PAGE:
What has become clear through the various testimonies is that, over the past few months, there was an erosion of trust between my office – and specifically my former Principal Secretary – and the former Minister of Justice and Attorney General. I was not aware of that erosion of trust. As Prime Minister and leader of the Federal Ministry, I should have been.
Après plusieurs témoignages, ce qui est devenu clair, c’est qu’au cours des derniers mois, la confiance s’est érodée entre mon bureau – plus précisément, mon ancien secrétaire principal – et l’ancienne ministre de la Justice et procureure générale. Je n’étais pas au courant de cette érosion de confiance. En tant que premier ministre et chef du Conseil des ministres, j’aurais dû l’être.
Many people have been sharing their advice, perspectives, and experience with me over the past weeks. What is clear is that there are many different styles of, and approaches to, leadership. There’s one theory that the most effective leaders are adversarial, and tough almost to a fault. That’s not what I believe.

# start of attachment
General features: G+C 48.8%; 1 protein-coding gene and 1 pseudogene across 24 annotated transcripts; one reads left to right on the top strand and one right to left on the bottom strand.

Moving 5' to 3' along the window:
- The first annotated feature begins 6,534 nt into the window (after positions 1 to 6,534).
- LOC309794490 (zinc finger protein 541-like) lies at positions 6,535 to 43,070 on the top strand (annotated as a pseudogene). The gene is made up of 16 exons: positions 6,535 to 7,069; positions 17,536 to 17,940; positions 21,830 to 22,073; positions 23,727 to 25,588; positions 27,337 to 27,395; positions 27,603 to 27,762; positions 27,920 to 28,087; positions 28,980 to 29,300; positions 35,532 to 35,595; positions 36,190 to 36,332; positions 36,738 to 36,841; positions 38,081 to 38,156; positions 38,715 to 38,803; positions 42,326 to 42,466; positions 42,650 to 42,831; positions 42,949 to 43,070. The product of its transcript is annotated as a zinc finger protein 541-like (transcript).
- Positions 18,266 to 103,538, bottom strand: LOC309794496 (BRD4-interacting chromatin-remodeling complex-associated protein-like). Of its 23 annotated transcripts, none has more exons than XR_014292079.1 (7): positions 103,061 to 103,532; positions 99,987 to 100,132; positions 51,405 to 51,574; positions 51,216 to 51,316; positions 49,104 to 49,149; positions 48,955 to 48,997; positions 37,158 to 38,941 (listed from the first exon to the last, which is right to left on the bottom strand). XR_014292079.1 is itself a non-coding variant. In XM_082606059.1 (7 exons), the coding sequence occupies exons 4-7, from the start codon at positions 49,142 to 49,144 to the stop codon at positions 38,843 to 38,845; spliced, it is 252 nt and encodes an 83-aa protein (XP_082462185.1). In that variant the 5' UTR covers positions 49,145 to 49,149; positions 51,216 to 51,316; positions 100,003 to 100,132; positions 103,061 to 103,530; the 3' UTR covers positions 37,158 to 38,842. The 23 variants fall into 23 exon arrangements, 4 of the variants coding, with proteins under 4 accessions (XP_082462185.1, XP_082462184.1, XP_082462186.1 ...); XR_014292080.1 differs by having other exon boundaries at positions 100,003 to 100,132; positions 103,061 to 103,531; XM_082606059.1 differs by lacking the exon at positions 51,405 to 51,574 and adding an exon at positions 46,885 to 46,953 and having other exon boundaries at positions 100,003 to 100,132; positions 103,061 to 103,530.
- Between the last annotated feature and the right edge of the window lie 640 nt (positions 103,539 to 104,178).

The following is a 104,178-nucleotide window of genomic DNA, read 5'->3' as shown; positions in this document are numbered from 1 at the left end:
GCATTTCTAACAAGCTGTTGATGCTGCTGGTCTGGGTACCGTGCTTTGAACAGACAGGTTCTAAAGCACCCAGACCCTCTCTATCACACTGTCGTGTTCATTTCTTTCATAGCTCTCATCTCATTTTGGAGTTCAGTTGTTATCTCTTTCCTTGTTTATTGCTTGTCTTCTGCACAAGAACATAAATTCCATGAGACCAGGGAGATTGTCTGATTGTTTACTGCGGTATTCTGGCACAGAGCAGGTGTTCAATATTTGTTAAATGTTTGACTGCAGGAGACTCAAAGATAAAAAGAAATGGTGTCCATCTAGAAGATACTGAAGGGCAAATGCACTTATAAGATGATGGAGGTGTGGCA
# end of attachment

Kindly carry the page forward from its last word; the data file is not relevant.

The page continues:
I believe real leadership is about listening, learning, and compassion. It is about the push and pull of robust discourse, and healthy debate. It’s about transparency and accountability.
One of the things central to my leadership is fostering an environment where my Ministers, caucus, and staff feel comfortable coming to me when they have concerns. Indeed, I expect them to do so.
In Ms. Wilson-Raybould’s case, she did not come to me, and I wish she had. Because, if it’s a real relationship, and if we truly are a team, we can always acknowledge when we need to make adjustments. Things won’t always be perfect, but there should remain a constant level of openness and dialogue. And that dialogue is crucial on a file as important as Justice.
Je ne surprendrai personne en disant que mon père et moi avons des styles de leadership très différents. Mais une chose que j’ai toujours retenue de lui, c’est son engagement et sa passion pour la justice.
J’ai passé toute ma carrière politique à me battre pour les gens. Des enjeux de justice sociale à la protection des emplois canadiens, depuis mon entrée en politique, j’ai toujours œuvré à servir au meilleur de mes compétences les gens que je représente fièrement. Le dossier de SNC-Lavalin n’a pas fait l’exception à la règle.